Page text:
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“Just put your phone away” is not helpful

“Technoference” can affect parent-child interactions, but the research is correlational—and complicated. We've put together a free handout to help you break it down for parents. 

September 11, 2022

Note: This review was updated in January 2023


We know the importance of parent-child interactions for language learning (and social-emotional development, and many other things). A big part of relationship-based therapies is supporting parents in those attuned interactions. But… easier said than done! Especially when our attention is ever-increasingly divided.


The research on “technoference”


Technoference refers to the interruption of social interactions by personal technologythink being out to dinner with someone who keeps checking their phone. We've all been there. This includes interactions with children, which has the possibility of affecting development and learning. Just like screen time, though, interpreting the research can get dicey because we get into correlation -vs.-causation-land. We would need highly controlled longitudinal studies to really understand what is causing what, and to what extent there are additional confounding variables at play.


“ technology may serve as an outlet for stressed parents and cause disruptions in the flow of parent–child interactions.”


– Uzundağ et al., 2022


That being said, the correlational research does suggest that technoference is associated with increased challenging behaviors and executive function difficulties in children, relational difficulties for couples and co-parents, and aspects of parent-child attachment. But before we start saying things like “parents just need to get off their phones” (or, I’m a terrible parent because I’m addicted to Instagram), let’s think about this with a wider lens and a healthy dose of compassion and empathy.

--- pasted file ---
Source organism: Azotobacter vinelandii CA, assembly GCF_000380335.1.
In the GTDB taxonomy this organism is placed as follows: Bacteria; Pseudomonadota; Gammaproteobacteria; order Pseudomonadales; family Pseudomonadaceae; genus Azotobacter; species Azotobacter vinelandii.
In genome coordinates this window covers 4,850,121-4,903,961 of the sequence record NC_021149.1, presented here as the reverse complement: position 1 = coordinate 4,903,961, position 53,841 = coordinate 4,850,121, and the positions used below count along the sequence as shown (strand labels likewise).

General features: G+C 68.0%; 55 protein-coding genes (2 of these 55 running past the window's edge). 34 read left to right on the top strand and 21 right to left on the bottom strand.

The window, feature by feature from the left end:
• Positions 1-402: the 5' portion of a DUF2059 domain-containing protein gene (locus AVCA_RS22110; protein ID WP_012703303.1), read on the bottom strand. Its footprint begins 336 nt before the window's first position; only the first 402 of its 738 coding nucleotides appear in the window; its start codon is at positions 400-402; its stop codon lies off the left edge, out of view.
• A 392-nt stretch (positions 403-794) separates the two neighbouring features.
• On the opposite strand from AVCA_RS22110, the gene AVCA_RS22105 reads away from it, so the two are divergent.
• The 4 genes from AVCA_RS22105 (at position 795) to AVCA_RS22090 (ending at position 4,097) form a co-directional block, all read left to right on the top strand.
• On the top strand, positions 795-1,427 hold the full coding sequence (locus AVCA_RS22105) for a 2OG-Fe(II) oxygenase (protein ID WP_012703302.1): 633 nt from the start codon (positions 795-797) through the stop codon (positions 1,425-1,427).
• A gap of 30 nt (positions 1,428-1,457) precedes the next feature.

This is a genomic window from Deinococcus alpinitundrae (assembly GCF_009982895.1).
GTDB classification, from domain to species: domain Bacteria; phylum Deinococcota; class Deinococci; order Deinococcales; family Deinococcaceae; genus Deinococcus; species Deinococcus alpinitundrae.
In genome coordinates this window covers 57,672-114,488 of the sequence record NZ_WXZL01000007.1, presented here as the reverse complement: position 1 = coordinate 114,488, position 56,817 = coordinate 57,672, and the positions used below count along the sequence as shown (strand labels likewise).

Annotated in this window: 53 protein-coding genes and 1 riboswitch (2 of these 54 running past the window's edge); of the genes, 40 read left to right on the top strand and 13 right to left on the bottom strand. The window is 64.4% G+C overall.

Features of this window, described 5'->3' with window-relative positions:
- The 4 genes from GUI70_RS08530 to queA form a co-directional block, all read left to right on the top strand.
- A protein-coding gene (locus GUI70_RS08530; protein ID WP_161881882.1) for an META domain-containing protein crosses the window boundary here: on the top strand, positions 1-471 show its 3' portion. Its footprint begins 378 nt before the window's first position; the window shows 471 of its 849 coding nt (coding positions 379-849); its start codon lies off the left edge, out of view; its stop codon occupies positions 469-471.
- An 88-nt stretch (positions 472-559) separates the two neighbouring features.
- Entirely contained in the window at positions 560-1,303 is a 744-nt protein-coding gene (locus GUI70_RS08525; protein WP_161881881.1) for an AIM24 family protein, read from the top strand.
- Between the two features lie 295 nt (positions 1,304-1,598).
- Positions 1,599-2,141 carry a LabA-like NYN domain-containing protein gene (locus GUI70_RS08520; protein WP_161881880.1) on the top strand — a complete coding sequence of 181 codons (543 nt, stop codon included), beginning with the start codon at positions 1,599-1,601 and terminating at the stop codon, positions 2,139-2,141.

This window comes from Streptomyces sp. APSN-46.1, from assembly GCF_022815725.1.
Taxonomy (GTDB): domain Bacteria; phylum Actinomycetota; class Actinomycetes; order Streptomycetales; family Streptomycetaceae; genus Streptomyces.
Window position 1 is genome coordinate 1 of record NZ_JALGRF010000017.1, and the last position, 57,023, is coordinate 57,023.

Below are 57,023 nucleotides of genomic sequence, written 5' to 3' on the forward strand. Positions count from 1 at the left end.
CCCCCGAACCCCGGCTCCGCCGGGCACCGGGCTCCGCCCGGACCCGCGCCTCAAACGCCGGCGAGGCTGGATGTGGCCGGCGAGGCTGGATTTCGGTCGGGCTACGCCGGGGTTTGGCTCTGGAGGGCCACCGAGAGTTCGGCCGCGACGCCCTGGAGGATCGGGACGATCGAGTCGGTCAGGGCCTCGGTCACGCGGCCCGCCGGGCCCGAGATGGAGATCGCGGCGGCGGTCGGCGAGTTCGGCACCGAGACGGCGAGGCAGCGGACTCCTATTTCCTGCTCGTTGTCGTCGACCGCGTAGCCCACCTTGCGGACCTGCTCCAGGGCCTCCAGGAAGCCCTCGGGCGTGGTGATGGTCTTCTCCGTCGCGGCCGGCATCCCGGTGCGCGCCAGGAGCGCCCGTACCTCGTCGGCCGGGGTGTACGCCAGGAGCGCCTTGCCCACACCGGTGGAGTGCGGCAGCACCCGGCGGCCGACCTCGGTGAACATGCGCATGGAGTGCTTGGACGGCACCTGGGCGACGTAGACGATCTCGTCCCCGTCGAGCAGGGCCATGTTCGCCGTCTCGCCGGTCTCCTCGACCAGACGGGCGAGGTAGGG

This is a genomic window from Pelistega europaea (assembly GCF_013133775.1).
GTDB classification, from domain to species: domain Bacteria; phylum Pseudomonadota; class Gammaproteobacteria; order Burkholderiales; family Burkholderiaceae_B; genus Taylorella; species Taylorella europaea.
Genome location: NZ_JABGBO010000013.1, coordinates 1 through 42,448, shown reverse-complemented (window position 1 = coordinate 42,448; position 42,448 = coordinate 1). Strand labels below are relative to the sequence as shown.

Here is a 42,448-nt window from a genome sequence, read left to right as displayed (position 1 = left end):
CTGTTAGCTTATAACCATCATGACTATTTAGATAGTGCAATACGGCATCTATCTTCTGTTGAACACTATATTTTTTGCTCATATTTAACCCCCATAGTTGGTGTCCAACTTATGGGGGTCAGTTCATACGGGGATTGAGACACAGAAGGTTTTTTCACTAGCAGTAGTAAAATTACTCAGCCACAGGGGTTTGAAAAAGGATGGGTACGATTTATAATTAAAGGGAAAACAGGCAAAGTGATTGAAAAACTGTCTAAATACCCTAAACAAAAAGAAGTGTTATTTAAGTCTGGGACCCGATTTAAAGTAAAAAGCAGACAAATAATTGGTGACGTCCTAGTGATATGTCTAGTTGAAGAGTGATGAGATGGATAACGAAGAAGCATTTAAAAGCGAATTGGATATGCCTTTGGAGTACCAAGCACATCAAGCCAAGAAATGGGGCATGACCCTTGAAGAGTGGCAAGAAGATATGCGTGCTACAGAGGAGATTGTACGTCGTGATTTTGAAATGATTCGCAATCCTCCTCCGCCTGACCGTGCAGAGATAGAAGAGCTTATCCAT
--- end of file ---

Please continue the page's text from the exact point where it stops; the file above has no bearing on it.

Parental phone use. The Informed SLP
Manasa RB, M.Sc SLP

Stress can play a big role in phone use


Uzundağ et al.’s survey of mothers of children under six (this is all self-report, so take that with a grain of salt) suggests that mothers with higher levels of stress engage in more “problematic smartphone use,” like frequently checking notifications. The problematic smartphone use was then associated with increased technoference during parent-child interactions. The stressors reported by the mothers went beyond just parenting stress (which in and of itself can be chronic and overwhelming, especially for parents of children with disabilities) to include relationships, time, health, and financial stressors.


Why the connection between stress and phone use? Perhaps you can relate to what the authors describe. First of all, stress can make us more impulsive, which can make it harder to not be checking our phones all the time. Research has also shown that we often use our phones as a coping mechanism to distance ourselves from daily life stressors and find a virtual escape. They can also be a source of social support and connection.  


Some ways to approach this topic


First, grab our free parent educational handout to share with families who ask you about this topic. There's a Spanish version as well!


Here’s what we’re not going to do: get on a high horse and gallop around telling parents to use their phones less or shaming them (or ourselves) for being on their phones. In fact, we may choose to not approach this topic at all! It might simply not be a priority for the parent at this time—and that’s ok! We all have limited cognitive resources, and changing habits is hard. 


One way to start the conversation, though, is to suggest that parents turn off phone notifications during dedicated time with their child (and maybe during your sessions?), similar to how we may encourage them to turn off the TV. We can then have parents reflect on how it felt, and if it allowed them to be more fully engaged with their child. If they seek our support in changing this habit, we can encourage them to get curious (with plenty of self-compassion) about what roles their phones may be serving for them. If parents would like a rule of thumb, Cari Ebert’s suggestion could be helpful: Would it be appropriate to read a book in this situation? If no, then it may not be the time and place to be on your phone.


Uzundağ, B. A., Oranç, C., Keşşafoğlu, D., & Altundal, M. N. (2022). Relations among self-reported maternal stress, smartphone use, and mother–child interactions. Journal of Child and Family Studies. [open access]

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